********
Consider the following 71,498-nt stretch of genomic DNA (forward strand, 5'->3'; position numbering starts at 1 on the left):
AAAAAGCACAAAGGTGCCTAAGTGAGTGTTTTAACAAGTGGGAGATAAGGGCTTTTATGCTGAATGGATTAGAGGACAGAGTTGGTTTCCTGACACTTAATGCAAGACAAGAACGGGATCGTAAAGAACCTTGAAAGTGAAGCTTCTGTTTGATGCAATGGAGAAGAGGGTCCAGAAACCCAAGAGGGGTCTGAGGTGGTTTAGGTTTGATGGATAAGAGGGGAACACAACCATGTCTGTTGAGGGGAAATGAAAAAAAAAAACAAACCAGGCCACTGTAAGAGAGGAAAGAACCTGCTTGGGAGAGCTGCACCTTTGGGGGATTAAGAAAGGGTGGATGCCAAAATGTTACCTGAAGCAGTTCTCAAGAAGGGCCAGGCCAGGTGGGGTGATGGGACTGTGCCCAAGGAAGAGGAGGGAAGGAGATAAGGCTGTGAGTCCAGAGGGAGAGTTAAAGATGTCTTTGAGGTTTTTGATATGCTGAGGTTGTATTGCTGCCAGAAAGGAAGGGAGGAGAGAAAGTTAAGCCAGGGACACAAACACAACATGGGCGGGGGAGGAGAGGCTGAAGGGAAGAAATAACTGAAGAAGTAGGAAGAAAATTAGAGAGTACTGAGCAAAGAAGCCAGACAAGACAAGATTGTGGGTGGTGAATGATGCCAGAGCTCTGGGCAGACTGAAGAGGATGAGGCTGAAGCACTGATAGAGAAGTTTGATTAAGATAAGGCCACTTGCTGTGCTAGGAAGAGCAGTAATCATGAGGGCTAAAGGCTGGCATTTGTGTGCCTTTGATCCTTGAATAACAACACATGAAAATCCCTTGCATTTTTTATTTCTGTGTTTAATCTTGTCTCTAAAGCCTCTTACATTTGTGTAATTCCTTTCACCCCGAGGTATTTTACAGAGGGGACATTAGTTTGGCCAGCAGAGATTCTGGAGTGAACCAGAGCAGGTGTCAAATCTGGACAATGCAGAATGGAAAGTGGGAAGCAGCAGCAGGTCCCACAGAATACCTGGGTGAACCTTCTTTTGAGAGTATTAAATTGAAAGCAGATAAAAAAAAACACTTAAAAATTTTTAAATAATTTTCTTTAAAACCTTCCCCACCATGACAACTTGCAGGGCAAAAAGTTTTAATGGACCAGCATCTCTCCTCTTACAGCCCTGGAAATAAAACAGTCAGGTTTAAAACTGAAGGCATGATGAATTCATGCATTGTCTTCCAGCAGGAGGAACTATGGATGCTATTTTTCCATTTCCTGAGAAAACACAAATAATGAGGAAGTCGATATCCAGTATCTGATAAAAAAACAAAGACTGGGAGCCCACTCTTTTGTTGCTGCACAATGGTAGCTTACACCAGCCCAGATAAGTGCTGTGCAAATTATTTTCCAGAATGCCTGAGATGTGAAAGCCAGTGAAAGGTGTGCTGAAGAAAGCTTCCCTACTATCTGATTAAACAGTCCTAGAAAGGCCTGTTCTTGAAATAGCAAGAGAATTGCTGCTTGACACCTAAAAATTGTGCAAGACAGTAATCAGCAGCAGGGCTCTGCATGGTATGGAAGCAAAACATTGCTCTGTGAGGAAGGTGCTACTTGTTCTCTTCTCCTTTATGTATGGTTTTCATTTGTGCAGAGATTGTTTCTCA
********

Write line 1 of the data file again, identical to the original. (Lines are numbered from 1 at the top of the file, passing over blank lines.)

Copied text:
Consider the following 71,498-nt stretch of genomic DNA (forward strand, 5'->3'; position numbering starts at 1 on the left):